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Les dangers du virus Zika

Discussion avec Dr Michael Libman, directeur du Centre des maladies tropicales. Radio-Canada

Published: 20Jan2016

Michael W. Davidson, a Success in Microscopes and Neckwear, Dies at 65

"Mr. Davidson, who died on Dec. 24 at 65, used sophisticated microscopes to create stunning, psychedelic images of crystallized substances like DNA and hormones, and he contributed to Nobel Prize-honored research about the inner workings of cells. His images were on the covers of scientific journals and, as unlikely as it might seem, on neckwear" states the NY Times.

Read the full New York Times article here.

Published: 20Jan2016

Learning a Second Language May Depend on How your Brain Talks to Itself

Researchers at the Montreal Neurological Institute explore why learning a second language is easier for some people

Learning a second language is easier for some adults than others, and innate differences in how the various parts of the brain “talk” to one another may help explain why, according to a new study led by Chai Xiaoqian and Denise Klein, researchers at the Montreal Neurological Institute and Hospital, The Neuro at McGill University.  The study was published January 20 in The Journal of Neuroscience.

Published: 20Jan2016

Guidelines for human genome editing

By Vincent C. Allaire

Human genome editing for both research and therapy is progressing, raising ethical questions among scientists around the world.

Published: 21Jan2016

Le Blue Monday: pas si déprimant que ça…

Très enjouée en ce jour pourtant le plus déprimant de l’année, la Dre Marilyn Fitzpatrick, directrice du programme de psychologie du counseling à l’Université McGill, doute également de la formule mathématique de Cliff Arnal. Acadie Nouvelle

Published: 19Jan2016

Study reveals life’s outer limits in Antarctic valley

When Jacqueline Goordial first laid eyes on University Valley in Antarctica, it looked like the loneliest place on Earth. The Globe and Mail

Published: 19Jan2016

Fight tumors and infections with targeted drugs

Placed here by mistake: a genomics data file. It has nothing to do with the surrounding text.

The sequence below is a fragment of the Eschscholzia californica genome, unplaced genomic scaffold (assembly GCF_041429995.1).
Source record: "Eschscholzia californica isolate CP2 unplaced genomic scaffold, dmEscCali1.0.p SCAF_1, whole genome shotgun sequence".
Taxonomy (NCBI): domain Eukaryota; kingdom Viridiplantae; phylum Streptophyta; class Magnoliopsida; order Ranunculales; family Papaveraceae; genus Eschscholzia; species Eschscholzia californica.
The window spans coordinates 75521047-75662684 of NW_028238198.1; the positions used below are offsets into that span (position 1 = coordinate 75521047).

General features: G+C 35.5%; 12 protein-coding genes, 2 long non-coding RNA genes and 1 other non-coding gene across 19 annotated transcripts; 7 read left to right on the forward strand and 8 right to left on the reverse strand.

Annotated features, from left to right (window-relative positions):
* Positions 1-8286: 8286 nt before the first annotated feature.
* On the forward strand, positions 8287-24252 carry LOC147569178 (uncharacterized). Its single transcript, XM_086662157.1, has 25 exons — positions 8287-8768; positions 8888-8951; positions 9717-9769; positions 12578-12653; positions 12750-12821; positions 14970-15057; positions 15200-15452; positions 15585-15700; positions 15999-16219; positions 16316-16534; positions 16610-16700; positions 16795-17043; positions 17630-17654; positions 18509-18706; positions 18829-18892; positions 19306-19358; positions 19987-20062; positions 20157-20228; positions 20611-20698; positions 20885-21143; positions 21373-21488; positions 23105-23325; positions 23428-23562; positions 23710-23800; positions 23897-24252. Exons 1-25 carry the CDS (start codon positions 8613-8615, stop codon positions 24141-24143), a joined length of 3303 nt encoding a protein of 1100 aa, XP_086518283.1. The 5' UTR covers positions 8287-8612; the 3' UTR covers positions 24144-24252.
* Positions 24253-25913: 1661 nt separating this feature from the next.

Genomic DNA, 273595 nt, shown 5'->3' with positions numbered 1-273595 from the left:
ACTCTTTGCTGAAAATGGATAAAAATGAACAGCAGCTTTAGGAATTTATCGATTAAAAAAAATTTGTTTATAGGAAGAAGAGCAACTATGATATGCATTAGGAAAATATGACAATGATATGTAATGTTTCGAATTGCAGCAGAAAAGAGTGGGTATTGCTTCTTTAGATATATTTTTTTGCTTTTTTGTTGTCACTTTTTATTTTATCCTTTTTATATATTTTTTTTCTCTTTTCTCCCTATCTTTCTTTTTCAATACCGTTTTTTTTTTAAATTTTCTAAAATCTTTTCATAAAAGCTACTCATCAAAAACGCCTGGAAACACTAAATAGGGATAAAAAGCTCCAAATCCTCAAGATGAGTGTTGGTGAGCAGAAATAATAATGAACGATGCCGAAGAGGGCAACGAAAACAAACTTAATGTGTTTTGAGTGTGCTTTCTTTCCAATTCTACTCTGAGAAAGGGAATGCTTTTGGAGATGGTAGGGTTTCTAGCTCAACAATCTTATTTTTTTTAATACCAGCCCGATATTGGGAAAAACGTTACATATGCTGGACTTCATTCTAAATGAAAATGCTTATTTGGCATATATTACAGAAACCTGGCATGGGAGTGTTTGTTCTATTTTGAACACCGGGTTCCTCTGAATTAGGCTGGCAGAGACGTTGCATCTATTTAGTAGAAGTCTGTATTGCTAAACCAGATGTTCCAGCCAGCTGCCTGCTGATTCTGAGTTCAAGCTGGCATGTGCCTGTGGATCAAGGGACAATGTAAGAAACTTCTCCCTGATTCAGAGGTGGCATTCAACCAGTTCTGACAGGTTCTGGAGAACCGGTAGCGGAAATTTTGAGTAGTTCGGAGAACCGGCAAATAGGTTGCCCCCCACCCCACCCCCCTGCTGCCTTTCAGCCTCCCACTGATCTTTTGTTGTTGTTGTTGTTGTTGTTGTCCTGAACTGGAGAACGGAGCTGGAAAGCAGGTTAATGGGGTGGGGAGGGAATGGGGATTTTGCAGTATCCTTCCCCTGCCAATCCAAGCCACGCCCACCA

By Cynthia Lee

Some drug regimens, such as those designed to eliminate tumors, are notorious for nasty side effects. Unwanted symptoms are often the result of medicine going where it’s not needed and harming healthy cells. To minimize this risk, researchers in Quebec have developed nanoparticles that only release a drug when exposed to near-infrared light, which doctors could beam onto a specific site. Their report appears in the Journal of the American Chemical Society.

Published: 20Jan2016

Cost burden of Quebec’s carbon market seen as modest

By Chris Chipello

The cost burden of Quebec’s carbon-pricing policy, is likely to be modest across income groups and industries, according to a McGill University research team.

The policy, which began to be implemented in 2013, provides a model for capping emissions “without undue hardship for the population,” the researchers conclude. If anything, they suggest, the program could be more aggressive in seeking to cut emissions. Their findings are reported in the December issue of Canadian Public Policy.

Published: 20Jan2016

‘Cultural genocide’ is a ‘mourning label’

That is the controversial argument put forth in a lecture Thursday night by Payam Akhavan, professor of law at McGill University, former United Nations war crimes prosecutor. National Post

Published: 18Jan2016

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